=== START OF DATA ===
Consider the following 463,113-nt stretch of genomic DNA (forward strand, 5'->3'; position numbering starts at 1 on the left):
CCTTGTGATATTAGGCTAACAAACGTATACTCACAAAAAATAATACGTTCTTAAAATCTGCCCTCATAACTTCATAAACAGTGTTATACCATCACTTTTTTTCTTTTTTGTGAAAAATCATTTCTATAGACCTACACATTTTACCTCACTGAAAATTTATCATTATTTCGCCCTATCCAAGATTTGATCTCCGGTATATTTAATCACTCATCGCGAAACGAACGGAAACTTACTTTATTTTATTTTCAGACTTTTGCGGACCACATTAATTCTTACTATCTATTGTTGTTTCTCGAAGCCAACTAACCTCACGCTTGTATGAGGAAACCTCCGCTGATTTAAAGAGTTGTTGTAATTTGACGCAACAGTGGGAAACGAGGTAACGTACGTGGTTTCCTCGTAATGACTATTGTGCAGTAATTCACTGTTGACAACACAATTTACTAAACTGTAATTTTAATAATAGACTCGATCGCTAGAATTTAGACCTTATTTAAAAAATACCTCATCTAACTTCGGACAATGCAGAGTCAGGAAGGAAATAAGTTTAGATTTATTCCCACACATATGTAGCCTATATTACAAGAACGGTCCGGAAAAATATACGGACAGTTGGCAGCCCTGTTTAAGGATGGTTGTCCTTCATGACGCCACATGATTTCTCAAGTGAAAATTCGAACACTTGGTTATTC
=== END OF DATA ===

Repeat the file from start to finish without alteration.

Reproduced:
Consider the following 463,113-nt stretch of genomic DNA (forward strand, 5'->3'; position numbering starts at 1 on the left):
CCTTGTGATATTAGGCTAACAAACGTATACTCACAAAAAATAATACGTTCTTAAAATCTGCCCTCATAACTTCATAAACAGTGTTATACCATCACTTTTTTTCTTTTTTGTGAAAAATCATTTCTATAGACCTACACATTTTACCTCACTGAAAATTTATCATTATTTCGCCCTATCCAAGATTTGATCTCCGGTATATTTAATCACTCATCGCGAAACGAACGGAAACTTACTTTATTTTATTTTCAGACTTTTGCGGACCACATTAATTCTTACTATCTATTGTTGTTTCTCGAAGCCAACTAACCTCACGCTTGTATGAGGAAACCTCCGCTGATTTAAAGAGTTGTTGTAATTTGACGCAACAGTGGGAAACGAGGTAACGTACGTGGTTTCCTCGTAATGACTATTGTGCAGTAATTCACTGTTGACAACACAATTTACTAAACTGTAATTTTAATAATAGACTCGATCGCTAGAATTTAGACCTTATTTAAAAAATACCTCATCTAACTTCGGACAATGCAGAGTCAGGAAGGAAATAAGTTTAGATTTATTCCCACACATATGTAGCCTATATTACAAGAACGGTCCGGAAAAATATACGGACAGTTGGCAGCCCTGTTTAAGGATGGTTGTCCTTCATGACGCCACATGATTTCTCAAGTGAAAATTCGAACACTTGGTTATTC